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Nat Immunol. 2014 Sep;15(9):839-45. doi: 10.1038/ni.2948. Epub 2014 Jul 27.

The SKIV2L RNA exosome limits activation of the RIG-I-like receptors.

Author information

1
Department of Immunology, University of Washington School of Medicine, Seattle, Washington, USA.
2
Manchester Academic Health Science Centre, University of Manchester, Genetic Medicine, Manchester, UK.
3
1] UMR_S 910, Inserm-Faculte´ de Medecine, Aix-Marseille Universite, Marseille, France. [2] AP-HM, Service de Pediatrie Multidisciplinaire, Hopital d'Enfants de la Timone, Marseille, France.
4
1] UMR_S 910, Inserm-Faculte´ de Medecine, Aix-Marseille Universite, Marseille, France. [2] AP-HM, Laboratoire de Genetique Moleculaire, Hopital d'Enfants de la Timone, Marseille, France.
5
Liver Unit, Birmingham Children's Hospital, Birmingham, UK.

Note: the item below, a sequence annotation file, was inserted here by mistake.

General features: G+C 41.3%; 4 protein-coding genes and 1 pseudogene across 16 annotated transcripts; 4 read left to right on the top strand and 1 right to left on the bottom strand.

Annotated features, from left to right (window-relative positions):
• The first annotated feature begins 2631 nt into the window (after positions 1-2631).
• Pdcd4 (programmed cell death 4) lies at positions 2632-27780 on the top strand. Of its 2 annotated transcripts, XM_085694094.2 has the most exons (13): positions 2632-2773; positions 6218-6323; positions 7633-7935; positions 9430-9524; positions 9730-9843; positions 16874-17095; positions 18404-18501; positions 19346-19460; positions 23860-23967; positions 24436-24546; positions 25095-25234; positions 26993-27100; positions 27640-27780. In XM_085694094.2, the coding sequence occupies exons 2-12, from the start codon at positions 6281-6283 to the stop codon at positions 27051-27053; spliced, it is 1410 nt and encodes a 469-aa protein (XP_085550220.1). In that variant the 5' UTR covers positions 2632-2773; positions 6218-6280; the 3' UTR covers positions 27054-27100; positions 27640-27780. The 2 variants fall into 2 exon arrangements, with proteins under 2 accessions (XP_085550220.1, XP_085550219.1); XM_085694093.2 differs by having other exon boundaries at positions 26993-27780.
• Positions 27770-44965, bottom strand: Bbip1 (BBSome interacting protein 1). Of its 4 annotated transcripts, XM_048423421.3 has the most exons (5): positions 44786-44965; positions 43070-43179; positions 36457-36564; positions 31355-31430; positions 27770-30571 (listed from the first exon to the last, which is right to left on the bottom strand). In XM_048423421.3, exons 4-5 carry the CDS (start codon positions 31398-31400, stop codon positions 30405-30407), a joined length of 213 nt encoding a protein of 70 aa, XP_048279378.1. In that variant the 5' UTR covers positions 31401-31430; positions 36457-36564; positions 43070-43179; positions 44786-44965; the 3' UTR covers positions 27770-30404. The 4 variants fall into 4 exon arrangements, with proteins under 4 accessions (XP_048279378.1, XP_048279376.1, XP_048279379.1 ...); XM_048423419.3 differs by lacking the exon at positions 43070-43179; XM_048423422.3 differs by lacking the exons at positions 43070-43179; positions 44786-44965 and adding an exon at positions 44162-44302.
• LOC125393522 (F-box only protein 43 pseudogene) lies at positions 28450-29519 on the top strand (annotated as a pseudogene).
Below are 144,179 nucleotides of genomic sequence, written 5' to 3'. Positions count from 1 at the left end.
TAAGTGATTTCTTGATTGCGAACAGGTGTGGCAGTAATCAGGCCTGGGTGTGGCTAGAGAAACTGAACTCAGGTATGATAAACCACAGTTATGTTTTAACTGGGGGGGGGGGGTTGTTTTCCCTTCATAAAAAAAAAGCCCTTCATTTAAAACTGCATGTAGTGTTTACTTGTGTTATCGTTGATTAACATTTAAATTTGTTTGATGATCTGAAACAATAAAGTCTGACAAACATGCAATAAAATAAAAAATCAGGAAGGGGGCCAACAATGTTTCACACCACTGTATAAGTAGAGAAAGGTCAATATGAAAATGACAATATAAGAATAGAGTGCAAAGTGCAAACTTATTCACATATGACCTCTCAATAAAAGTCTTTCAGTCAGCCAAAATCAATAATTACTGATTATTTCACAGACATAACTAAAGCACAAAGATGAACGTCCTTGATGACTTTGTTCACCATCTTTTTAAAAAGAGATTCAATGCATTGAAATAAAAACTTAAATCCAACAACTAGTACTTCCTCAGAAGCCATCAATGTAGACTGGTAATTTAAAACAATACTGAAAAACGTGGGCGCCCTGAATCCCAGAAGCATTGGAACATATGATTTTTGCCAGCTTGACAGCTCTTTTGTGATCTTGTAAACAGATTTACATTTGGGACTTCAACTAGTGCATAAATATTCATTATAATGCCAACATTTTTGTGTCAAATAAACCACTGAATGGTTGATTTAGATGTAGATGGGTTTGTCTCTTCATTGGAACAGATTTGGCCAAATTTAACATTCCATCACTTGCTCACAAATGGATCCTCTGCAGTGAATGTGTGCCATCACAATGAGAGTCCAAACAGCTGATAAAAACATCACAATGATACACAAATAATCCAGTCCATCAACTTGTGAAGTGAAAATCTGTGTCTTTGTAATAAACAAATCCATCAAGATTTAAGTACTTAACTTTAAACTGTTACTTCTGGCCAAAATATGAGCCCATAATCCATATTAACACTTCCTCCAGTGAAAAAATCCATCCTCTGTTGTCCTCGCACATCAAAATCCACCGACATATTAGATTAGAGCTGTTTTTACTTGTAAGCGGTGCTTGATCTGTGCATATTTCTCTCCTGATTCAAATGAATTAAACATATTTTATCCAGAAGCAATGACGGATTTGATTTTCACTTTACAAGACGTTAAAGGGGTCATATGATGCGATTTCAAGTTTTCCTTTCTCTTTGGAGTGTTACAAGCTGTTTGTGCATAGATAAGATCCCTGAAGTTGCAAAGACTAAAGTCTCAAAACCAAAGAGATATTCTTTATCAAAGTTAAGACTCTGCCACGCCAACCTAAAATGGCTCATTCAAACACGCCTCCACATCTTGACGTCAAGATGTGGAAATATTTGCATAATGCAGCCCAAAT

Abstract

Sensors of the innate immune system that detect intracellular nucleic acids must be regulated to prevent inappropriate activation by endogenous DNA and RNA. The exonuclease Trex1 regulates the DNA-sensing pathway by metabolizing potential DNA ligands that trigger it. However, an analogous mechanism for regulating the RIG-I-like receptors (RLRs) that detect RNA remains unknown. We found here that the SKIV2L RNA exosome potently limited the activation of RLRs. The unfolded protein response (UPR), which generated endogenous RLR ligands through the cleavage of cellular RNA by the endonuclease IRE-1, triggered the production of type I interferons in cells depleted of SKIV2L. Humans with deficiency in SKIV2L had a type I interferon signature in their peripheral blood. Our findings reveal a mechanism for the intracellular metabolism of immunostimulatory RNA, with implications for specific autoimmune disorders.

PMID:
25064072
PMCID:
PMC4139417
DOI:
10.1038/ni.2948
[Indexed for MEDLINE]
Free PMC Article

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